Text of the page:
Law professor leading judge recall isn’t an attorney

Michele Stanford Law Professor Michele Dauber and Ex-Judge Aaron Persky

Daily Post Staff Writer

Critics of the movement to oust Judge Aaron Persky from the Santa Clara County Superior Court have raised concerns about the fact that the Stanford law professor leading the recall movement, Michele Dauber, has never been licensed to practice law.

“Frankly, I think it’s something that ought to be considered when people look at what her position is in the recall, as with anyone who is taking a position in the recall,” Santa Clara County Bar Association CEO Chris Burdick told the Post. “An academic understanding is different than if you’ve had practice experience.”

The county bar association opposes the recall campaign. But Burdick pointed out that doesn’t mean the association supports the six-month county jail sentence Persky gave Brock Turner, the former Stanford student convicted in 2016 of sexual penetration with a foreign object and sexual assault with intent to commit rape.

Cordell cites Dauber’s inexperience

Former Palo Alto Judge LaDoris Cordell, an outspoken opponent of the recall campaign, brought up Dauber’s lack of a bar membership on the CNN show “Smerconish” on Saturday.

“The Turner case is about criminal law. She has no experience in that area of the law, so she repeatedly says things that are inaccurate, incomplete and misleading,” Cordell told the Post yesterday. “This information about her lack of legal acumen is crucial to her credibility when talking about the Turner case.”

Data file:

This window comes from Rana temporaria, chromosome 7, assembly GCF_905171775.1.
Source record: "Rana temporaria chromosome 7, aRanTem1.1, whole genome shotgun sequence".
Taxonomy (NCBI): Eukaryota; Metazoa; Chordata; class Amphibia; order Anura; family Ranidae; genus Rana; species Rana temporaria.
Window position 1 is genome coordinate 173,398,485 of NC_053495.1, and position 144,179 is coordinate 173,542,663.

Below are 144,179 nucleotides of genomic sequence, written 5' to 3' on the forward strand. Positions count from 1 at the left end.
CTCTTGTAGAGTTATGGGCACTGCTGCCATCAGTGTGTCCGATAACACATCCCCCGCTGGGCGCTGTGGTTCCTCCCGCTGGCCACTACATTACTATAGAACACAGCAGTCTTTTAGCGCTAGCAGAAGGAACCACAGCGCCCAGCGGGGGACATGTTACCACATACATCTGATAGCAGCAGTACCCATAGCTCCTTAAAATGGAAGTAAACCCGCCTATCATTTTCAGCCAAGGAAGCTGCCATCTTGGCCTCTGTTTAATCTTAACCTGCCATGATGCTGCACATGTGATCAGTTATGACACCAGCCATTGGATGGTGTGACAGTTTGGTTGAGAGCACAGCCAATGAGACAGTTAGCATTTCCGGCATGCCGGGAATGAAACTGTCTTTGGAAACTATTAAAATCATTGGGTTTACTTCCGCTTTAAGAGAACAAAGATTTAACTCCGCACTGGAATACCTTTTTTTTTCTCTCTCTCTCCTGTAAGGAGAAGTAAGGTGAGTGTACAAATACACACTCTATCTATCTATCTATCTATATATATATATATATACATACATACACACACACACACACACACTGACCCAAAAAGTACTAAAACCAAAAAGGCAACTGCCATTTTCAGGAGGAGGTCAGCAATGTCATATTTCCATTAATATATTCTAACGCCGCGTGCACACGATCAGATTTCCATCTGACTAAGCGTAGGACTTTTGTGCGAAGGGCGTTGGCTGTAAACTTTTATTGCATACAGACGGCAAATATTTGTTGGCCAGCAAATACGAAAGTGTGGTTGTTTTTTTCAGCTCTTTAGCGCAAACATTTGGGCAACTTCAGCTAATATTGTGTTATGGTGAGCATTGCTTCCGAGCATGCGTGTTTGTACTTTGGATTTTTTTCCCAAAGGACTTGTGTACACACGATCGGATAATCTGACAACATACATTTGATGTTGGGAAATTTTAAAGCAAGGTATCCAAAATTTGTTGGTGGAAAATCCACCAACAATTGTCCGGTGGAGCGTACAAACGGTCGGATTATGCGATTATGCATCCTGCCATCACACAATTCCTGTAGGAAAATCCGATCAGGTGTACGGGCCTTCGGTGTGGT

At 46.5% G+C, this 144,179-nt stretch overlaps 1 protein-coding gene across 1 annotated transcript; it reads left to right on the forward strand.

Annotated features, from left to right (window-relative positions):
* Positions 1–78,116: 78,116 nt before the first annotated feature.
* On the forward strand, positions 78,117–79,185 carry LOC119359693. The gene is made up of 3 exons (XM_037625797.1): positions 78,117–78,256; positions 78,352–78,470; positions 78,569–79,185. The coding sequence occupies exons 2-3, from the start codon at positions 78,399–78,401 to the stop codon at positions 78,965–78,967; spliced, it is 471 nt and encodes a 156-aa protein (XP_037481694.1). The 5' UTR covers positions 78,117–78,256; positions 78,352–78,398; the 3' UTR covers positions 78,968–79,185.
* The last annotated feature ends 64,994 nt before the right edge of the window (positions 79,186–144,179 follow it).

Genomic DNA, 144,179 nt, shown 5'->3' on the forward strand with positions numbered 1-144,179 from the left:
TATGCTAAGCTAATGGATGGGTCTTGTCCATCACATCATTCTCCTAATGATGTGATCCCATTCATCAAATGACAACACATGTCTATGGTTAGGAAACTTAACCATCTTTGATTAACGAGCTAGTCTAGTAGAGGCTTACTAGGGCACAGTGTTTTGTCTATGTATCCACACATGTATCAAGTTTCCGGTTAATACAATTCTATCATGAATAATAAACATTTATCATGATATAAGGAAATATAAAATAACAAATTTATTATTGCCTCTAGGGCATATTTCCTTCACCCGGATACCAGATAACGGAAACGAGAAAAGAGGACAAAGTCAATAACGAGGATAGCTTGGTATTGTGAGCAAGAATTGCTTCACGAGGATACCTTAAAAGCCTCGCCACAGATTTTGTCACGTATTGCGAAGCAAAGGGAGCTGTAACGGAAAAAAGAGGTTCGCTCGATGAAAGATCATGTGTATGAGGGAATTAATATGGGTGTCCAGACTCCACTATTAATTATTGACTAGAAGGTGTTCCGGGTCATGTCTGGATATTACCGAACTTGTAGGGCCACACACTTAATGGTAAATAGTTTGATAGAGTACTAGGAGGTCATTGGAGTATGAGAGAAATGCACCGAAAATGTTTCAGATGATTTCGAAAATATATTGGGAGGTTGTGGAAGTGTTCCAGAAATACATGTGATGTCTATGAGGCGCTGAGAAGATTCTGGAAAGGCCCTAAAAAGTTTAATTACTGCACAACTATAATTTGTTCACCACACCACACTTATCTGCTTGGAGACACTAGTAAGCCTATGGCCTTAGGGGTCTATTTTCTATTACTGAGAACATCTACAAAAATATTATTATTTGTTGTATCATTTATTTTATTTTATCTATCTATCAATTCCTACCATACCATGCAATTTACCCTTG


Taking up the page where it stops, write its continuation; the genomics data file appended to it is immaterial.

But Dauber said Cordell’s claims are meant to distract from the real issues. Most law professors at universities like Stanford don’t practice law, Dauber said.

Dauber graduated magna cum laude from Northwestern Law School in 1998 before clerking for Judge Stephen Reinhardt of the U.S. Court of Appeals for the Ninth Circuit.

Academic record

She then had a two-year doctoral fellowship at the American Bar Foundation where she studied the legal profession.

After that, she said she turned down a postdoctoral research position with the Harvard Society of Fellows to join the Stanford faculty as a law professor in 2001. She earned her doctorate in sociology from Northwestern in 2003.

Dauber said she is an expert on the law surrounding campus sexual violence. She teaches two classes on the subject at Stanford and is currently the principal investigator of a large empirical study on the subject.

Changing the subject?

“The Persky campaign keeps trying to change the subject away from Judge Persky’s history of biased decision-making in cases of violence against women,” Dauber told the Post. “Yesterday they were blaming the victim for being intoxicated. Today they are reviewing my resume. But this election is about none of that. It’s about Judge Persky.”

A number of practicing lawyers in the county support the recall. On Oct. 19, Stanford law professor Mark Lemley wrote a letter to the county bar association in support of the campaign.

The letter was co-signed by 21 other practicing lawyers, including Stanford law professor G. Marcus Cole, former Stanford president Donald Kennedy’s wife Robin Kennedy and Planned Parenthood Mar Monte general counsel Catherine Valentine.
The recall campaign turned in more than 95,000 signatures last month to qualify for the June 5 ballot.